• Comments 0

    Top 3 Business Formation Options

    Giving Your Start-Up a Head Start

    It’s time to commit to that great business idea you’ve been fantasizing about. This is a brave and bold move. Although you will face many challenges, watching your company grow and succeed will be extremely rewarding.

    By now, you’ve Googled how to start a business, done your research, hopefully started a business plan and financial plan. Now you’ll need to determine your business structure. This is a very important step in the process and can be a bit confusing. It is always wise to reach out to a knowledgeable business attorney who can help you select the business structure that best meets your unique needs.

    There are several business structure options to choose from. This decision will significantly impact your business profit, liability and taxes. You can always reevaluate and change your business structure as your business grows and needs change. Getting the assistance of an attorney, capable of navigating the nuances of business formation will ensure that your amazing business idea is set-up for success from day one.

    To get started deciding which business structure best fits your needs and goals, here are the 3 Top Business Formation Options.

    1. Limited Liability Company (LLC):
      • Owners of an LLC are called members rather than partners or shareholders. You can form an LLC with only one member, like a sole proprietor (without the personal Liability), or with multiple members.
      • This type of business formation carries with it similar benefits of both a Corporation and a Limited Liability Partnership (LLP), without some of the burdens those business structures may involve.
      • Similar to a corporation, an LLC is a separate entity from the owner, providing legal and financial protection. This protection allows an owner to avoid taking on the personal responsibilities for any debt or liabilities of their business.
      • Most small business start-ups will open as an LLC rather than a corporation. Forming an LLC is generally less expensive to start, has less formalities and you don’t have to pay corporate taxes on top of individual taxes. Limited Liability Companies share the same tax benefits as an LLP, where each member is taxed based on the owner’s individual income.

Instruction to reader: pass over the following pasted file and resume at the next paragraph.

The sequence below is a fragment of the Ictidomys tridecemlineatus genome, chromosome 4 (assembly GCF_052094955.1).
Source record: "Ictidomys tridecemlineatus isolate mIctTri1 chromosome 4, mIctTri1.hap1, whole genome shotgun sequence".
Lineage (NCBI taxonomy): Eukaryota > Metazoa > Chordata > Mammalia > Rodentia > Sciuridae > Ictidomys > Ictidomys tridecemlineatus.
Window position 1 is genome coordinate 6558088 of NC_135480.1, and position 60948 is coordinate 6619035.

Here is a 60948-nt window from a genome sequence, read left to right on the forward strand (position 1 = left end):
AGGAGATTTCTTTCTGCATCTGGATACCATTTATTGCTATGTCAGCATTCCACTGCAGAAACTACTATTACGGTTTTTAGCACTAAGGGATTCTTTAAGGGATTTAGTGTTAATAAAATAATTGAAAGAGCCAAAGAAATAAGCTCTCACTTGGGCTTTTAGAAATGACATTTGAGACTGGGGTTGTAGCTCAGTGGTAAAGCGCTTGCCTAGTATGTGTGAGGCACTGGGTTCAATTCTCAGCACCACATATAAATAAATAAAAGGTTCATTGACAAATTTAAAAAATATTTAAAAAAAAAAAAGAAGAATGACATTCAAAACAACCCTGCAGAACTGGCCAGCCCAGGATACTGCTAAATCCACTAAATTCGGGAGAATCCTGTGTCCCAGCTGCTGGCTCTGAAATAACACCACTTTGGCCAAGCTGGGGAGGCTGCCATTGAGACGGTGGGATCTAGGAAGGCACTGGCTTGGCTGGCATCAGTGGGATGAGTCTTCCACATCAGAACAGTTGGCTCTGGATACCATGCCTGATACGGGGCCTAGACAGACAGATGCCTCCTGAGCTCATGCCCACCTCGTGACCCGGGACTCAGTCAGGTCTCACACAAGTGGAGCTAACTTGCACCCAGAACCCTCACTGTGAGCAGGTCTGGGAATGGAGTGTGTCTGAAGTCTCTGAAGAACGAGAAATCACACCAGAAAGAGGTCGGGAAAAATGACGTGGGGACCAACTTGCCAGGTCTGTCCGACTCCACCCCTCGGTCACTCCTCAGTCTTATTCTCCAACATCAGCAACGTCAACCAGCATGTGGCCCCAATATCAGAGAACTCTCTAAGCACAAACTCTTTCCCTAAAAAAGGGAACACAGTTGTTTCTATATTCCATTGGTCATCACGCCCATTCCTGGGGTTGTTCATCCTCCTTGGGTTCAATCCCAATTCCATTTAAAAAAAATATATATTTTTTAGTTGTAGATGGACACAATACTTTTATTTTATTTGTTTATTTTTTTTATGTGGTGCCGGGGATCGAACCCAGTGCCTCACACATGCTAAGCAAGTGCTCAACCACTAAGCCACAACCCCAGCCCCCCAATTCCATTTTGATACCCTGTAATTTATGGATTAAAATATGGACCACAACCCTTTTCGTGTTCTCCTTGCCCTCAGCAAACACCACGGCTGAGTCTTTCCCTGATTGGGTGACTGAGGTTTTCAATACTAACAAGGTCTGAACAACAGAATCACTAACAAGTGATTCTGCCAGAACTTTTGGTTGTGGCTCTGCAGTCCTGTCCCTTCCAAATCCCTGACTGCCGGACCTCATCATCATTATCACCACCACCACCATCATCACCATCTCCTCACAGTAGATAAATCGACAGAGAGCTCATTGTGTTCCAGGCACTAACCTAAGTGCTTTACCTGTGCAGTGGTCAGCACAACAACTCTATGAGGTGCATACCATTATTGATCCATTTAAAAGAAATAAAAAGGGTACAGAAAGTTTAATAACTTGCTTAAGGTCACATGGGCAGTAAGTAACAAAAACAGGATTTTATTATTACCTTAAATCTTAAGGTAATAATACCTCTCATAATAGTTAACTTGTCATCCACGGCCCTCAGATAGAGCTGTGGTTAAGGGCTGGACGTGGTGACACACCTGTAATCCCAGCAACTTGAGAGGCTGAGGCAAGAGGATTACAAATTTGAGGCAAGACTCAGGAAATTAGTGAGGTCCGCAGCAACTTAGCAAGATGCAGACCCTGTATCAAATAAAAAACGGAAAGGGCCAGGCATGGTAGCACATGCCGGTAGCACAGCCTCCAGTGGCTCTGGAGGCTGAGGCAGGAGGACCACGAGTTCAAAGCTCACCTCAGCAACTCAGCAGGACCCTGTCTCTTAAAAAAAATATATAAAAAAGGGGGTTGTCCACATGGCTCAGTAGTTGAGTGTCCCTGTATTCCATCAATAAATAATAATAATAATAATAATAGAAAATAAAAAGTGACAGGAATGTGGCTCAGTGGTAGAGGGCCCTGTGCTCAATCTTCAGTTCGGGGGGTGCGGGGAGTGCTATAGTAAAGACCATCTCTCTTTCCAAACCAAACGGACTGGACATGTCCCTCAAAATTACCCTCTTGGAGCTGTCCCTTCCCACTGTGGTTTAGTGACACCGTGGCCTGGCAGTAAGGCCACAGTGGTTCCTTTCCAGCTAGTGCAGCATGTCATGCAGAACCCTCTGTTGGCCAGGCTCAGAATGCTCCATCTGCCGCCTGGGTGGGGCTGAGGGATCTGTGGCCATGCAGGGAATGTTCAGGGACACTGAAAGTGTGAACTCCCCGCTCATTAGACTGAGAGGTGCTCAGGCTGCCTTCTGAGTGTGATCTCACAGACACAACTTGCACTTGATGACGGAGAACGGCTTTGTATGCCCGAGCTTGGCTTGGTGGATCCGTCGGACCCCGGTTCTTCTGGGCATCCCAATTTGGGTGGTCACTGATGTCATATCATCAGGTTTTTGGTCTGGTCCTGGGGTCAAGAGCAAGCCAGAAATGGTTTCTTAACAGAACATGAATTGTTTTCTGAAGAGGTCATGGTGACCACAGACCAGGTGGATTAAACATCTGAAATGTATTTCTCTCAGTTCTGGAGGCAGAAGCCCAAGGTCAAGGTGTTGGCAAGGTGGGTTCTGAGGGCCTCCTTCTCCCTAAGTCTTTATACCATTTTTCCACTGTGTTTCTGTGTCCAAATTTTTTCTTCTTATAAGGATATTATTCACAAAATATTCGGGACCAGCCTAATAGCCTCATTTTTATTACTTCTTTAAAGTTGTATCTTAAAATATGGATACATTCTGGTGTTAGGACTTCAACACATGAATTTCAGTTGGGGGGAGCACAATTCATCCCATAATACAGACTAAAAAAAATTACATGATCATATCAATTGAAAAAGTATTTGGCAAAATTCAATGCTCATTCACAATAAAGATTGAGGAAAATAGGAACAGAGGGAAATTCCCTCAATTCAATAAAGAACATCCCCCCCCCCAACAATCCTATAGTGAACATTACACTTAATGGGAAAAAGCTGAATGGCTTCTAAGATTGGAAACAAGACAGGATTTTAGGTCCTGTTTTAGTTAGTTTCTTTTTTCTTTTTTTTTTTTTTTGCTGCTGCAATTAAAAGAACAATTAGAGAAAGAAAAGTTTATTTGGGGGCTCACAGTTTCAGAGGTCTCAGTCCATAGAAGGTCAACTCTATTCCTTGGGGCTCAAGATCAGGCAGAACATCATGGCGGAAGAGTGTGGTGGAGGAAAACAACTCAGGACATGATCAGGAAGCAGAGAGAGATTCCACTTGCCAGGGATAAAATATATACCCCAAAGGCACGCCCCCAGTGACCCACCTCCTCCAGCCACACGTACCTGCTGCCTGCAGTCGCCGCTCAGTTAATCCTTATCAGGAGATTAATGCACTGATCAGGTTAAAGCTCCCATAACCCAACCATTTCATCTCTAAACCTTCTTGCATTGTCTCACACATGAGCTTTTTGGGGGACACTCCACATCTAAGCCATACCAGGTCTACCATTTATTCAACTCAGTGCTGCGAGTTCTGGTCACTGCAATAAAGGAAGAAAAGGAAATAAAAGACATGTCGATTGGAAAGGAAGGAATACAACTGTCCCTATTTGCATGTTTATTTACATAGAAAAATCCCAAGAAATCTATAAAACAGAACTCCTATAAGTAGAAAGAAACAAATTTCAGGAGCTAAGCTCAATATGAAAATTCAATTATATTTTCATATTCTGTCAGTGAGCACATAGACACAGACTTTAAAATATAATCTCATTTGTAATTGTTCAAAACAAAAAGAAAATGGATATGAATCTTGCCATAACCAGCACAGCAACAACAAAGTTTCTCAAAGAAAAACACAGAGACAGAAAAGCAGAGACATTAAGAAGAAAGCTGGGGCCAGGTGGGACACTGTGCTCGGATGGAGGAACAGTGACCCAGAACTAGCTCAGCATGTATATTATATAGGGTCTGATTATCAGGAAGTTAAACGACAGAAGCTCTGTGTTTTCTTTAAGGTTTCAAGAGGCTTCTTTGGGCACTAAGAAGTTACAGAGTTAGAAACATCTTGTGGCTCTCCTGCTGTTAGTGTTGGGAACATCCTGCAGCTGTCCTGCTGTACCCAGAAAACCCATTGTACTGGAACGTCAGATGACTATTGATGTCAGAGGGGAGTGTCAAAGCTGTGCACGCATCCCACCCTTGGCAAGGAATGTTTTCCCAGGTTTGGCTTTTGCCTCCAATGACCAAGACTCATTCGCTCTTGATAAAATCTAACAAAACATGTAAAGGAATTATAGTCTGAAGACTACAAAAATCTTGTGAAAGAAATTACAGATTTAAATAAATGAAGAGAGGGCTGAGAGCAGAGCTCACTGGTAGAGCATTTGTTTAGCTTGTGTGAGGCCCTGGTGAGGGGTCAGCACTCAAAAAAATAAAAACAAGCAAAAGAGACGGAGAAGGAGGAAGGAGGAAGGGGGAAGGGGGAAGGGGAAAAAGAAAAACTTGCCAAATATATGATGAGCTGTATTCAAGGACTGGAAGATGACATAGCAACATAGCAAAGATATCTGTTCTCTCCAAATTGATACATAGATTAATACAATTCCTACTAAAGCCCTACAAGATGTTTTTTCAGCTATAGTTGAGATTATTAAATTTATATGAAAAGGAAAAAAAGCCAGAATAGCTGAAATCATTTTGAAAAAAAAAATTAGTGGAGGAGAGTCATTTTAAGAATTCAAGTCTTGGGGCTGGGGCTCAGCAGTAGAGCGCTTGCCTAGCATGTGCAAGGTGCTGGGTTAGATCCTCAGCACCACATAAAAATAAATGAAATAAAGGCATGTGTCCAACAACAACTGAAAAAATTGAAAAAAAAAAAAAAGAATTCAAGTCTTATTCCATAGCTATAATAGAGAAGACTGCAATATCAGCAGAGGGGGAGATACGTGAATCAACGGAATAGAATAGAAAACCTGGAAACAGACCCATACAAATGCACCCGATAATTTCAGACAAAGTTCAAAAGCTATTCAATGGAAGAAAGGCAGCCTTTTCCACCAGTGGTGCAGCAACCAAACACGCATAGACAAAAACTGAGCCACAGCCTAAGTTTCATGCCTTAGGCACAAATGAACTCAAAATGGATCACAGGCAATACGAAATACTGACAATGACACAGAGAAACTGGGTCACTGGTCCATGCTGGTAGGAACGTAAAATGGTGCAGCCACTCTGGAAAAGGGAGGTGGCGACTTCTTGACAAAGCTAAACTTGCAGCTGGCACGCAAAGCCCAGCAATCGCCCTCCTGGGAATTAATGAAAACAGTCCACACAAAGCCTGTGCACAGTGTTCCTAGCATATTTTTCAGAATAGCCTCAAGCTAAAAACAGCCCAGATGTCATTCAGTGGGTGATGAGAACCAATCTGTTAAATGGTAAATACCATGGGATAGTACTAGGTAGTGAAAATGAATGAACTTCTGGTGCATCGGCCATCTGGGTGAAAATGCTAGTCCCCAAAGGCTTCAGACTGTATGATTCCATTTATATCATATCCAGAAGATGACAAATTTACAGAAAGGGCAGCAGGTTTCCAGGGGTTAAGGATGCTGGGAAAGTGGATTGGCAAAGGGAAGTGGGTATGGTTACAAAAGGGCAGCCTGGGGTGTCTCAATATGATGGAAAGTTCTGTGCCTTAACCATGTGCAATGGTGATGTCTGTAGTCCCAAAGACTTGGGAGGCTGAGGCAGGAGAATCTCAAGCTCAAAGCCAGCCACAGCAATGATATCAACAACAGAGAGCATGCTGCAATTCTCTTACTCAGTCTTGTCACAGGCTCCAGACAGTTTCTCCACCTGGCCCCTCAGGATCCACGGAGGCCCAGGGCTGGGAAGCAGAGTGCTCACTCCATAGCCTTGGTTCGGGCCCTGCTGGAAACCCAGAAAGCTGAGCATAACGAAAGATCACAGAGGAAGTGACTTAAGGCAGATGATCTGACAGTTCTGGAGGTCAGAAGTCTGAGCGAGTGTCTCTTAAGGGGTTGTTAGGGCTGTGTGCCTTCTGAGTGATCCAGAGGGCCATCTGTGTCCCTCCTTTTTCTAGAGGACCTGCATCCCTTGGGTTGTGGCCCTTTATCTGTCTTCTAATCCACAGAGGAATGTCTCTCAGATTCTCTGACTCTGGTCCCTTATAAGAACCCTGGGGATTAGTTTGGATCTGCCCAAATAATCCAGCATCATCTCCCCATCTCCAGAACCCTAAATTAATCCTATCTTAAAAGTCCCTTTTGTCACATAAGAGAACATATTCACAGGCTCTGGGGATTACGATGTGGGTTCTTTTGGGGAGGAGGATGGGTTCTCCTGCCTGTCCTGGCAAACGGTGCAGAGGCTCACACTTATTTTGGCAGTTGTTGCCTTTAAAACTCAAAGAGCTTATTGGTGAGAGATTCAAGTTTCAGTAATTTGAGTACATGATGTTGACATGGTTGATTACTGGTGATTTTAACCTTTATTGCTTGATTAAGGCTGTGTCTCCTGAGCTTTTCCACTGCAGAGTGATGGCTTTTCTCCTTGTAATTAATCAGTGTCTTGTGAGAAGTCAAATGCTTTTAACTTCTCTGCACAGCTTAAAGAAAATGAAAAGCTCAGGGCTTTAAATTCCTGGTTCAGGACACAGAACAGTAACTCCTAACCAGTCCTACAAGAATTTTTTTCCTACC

2. Corporation
      • A Corporation is a company or group of people that are authorized to act as a single entity. This option is preferred by companies who are looking for outside investors or who want to take their company public.
      • Forming a corporation is essentially creating a person (legally a person). It is not a human being of course, but it is a single entity, that has a lot of the same rights and obligations of a person. This ‘person’ has a name, must pay taxes, debts and is liable for any wrongdoings.
      • Some believe that a corporation is the most advantageous business structure. A corporation is made up of individual directors (board of directors), officers and its members, called shareholders, which own a percentage of the business or stocks. This single entity is separate from the owners, providing legal and financial protection to its members, similar to an LLC.
    3. Limited Liability Partnership (LLP)
      • The main advantage of an LLP is that all partners are protected by some form of liability protection. An LLP is basically a general partnership, but it gives the partners some limited personal liability. In this jointly-owned business, two or more people agree to share in all assets, profits and financial and legal liabilities.
      • It is similar to an LLC in many aspects, including how individual owners are taxed. The structure does differ in that an LLP must have a managing partner that is liable for the actions of the partnership.
      • It is important to be aware that some states recognize LLPs formed in other states (called foreign LLPs), and some states do not. This could affect the limitation of liability in the other states, possibly treating your business as a General Partnership. With a General Partnership, owners are left unprotected. They are personally responsible for business liabilities and debts. This means that their personal assets can be seized and partners may be sued for business debts.
      • The degree of liability limitation for an LLP varies from state to state. It is crucial to do your research and/or reach out to a qualified attorney.

    Yes, these options can be confusing and there is so much more to consider when starting a business. Will you have members, partners or shareholders?  How will you divide the company? Should you have a Start-up Equity Agreement and Co-founder Equity Agreements? Fortunately there is help.

    Attorney, Matthew Rossetti, specializes in start-up businesses and the formation of companies. He is the premier “Slicing Pie” expert in the midwest. Rossetti uses a custom dynamic business formation model to create a perfectly fair equity split, in the early stages of a company. Set up a 30 minute consultation for guidance.